California, which is the most populous state and currently has the lowest per capita Covid rate in the country, also has the highest percentage of school districts that remain entirely virtual. Teachers unions have used the pandemic to demand more money and more-generous benefits. They know that millions of Americans can’t return to work if kids can’t return to schools. For parents it’s a dilemma, but unions see it as leverage. The United Teachers of Los Angeles requested free child care for its members as a condition for returning to the classroom. Union clout is the main reason that California’s percentage of all-virtual school districts is more than three times the national average.

An exposé published in Sunday’s New York Post shows how diligently teachers unions have been working to capitalize on our misery. “In the days before the Centers for Disease Control and Prevention released their much-anticipated school-reopening guidelines on Feb. 12, the American Federation of Teachers launched a full-court press to shape the final document and slow the full-reopening of schools,” the Post reported. “The lobbying paid off. In at least two instances, language ‘suggestions’ offered by the union were adopted nearly verbatim into the final text of the CDC document.”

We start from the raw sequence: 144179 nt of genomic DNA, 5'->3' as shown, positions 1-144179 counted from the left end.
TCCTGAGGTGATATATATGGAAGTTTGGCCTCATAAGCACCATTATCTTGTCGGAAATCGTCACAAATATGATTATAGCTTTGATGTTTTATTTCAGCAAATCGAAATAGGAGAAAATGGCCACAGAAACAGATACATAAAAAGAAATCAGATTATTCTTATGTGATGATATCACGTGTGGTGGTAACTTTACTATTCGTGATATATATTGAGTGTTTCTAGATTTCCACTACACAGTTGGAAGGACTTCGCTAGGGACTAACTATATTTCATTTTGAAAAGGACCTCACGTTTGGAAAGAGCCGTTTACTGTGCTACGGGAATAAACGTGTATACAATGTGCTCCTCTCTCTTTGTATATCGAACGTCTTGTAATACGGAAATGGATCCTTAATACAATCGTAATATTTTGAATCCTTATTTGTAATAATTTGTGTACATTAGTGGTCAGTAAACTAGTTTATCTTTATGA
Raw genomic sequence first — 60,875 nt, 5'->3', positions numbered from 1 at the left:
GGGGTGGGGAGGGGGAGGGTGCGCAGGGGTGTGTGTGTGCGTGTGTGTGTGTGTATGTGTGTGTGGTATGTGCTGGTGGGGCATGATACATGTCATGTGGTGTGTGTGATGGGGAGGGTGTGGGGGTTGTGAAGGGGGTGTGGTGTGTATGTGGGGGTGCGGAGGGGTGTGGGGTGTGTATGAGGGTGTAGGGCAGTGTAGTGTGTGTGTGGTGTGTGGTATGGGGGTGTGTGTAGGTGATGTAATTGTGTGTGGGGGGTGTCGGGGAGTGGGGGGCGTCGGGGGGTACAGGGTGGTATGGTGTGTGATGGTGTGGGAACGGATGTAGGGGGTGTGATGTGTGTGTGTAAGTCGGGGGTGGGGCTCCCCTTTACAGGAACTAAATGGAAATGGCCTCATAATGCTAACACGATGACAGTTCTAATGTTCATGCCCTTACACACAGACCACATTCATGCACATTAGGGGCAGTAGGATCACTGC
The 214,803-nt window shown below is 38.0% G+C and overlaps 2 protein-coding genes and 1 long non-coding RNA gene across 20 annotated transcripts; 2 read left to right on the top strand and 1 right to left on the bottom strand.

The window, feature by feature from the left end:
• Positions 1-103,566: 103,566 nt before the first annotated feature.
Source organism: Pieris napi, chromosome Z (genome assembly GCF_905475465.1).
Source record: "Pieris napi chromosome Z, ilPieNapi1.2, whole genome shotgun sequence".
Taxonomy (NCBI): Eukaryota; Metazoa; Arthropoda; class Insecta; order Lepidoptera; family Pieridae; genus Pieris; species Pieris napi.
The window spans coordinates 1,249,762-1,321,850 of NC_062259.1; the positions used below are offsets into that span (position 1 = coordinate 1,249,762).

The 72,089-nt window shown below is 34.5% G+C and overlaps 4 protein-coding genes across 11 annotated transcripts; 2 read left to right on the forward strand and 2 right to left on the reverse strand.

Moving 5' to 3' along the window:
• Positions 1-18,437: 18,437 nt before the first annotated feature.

Alastair Cavendish decries the disappearance of dissent, and he documents its morphology. A slice:

If everyone ignores it, nothing happened anyway.

The simplest way to deal with dissent is simply to pretend it isn’t there. After all, if there had been significant anti-lockdown protests involving tens of thousands of people in central London, the BBC, CNN and every other mainstream media outlet would have reported these events, would they not? Their lack of interest, therefore, shows that there really wasn’t a story here at all.

Say that it was just a few cranks.